Multi-modal Imaging of Retinal Oxygenation
2017-10-31T00:00:00Z (GMT) by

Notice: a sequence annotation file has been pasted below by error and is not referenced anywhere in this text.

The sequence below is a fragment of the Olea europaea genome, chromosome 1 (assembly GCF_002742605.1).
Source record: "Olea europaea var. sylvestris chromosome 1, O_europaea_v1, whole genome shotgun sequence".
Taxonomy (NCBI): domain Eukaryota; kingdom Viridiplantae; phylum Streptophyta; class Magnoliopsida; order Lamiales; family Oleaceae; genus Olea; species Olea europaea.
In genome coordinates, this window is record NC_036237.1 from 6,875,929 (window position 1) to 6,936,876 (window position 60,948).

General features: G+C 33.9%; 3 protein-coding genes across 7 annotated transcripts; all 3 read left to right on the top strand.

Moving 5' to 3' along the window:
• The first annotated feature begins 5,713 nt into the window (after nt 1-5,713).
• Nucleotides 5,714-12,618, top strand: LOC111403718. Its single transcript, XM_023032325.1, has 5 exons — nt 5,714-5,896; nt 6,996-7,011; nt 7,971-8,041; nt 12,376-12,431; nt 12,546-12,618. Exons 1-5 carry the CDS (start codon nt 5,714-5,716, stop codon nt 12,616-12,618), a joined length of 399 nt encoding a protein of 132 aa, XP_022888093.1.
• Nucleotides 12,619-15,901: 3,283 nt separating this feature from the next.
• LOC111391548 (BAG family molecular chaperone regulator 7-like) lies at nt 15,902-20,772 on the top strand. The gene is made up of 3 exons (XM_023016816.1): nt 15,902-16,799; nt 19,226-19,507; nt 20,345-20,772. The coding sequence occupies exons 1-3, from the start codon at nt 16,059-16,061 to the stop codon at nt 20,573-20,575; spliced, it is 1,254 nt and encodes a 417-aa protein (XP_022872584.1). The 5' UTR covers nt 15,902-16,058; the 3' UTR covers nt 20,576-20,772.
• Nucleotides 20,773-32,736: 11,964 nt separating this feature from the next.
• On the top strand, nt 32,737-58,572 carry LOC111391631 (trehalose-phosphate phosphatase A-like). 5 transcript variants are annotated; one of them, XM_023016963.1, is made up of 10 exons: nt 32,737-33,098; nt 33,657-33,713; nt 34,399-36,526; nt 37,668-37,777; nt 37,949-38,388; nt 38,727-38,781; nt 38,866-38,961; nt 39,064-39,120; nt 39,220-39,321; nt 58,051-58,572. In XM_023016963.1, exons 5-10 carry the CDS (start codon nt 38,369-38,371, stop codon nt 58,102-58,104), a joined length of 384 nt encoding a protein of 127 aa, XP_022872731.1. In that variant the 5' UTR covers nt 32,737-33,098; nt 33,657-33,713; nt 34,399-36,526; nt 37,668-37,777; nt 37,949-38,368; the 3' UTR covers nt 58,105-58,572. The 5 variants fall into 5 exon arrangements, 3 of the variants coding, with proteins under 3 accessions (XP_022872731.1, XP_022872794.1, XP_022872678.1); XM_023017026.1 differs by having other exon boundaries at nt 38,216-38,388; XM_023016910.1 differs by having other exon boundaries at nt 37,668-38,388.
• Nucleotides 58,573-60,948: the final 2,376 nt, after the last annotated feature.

The retina is a light-sensitive tissue located at the back of the eye and plays a key role in vision. To maintain visual function, the amount of oxygen in the retina (retinal oxygenation) is highly regulated under normal physiological conditions. However, alteration of retinal oxygenation is implicated in common vision-threatening retinal diseases including diabetic retinopathy, glaucoma and macular degeneration. Additionally, retinal oxygenation can be perturbed and characterized by the physiological challenge of diffuse light flicker stimulation (DLFS). Therefore, research that characterizes retinal oxygenation and its response to DLFS in health and disease is essential. To date, available techniques for the direct assessment of retinal oxygenation are invasive and cannot be used in humans. Therefore, markers of retinal oxygenation in humans – retinal vessel diameter (D), retinal vessel oxygen saturation of hemoglobin (SO2) and the inner retinal oxygen extraction fraction (OEF) – are measured non-invasively instead. However, in animals, retinal oxygenation may be directly assessed by measurement of retinal tissue oxygen tension (tPO2). This thesis describes novel techniques to assess retinal oxygenation markers in humans and tPO2 in rats. An optical imaging system for the non-invasive measurement of retinal oxygenation markers in humans was developed and then applied to assess the effects of diabetic retinopathy disease stage and DLFS on markers. Additionally, the system was modified to measure and mathematically model the temporal dynamic responses of retinal oxygenation markers to DLFS. To address limitations in subjects’ fixation during the assessment of these temporal dynamics, a system for real-time image stabilization was developed. Finally, a technique for the three-dimensional assessment of retinal tPO2 in rats was developed, permitting the evaluation and assessment of multifocal retinal oxygenation abnormalities.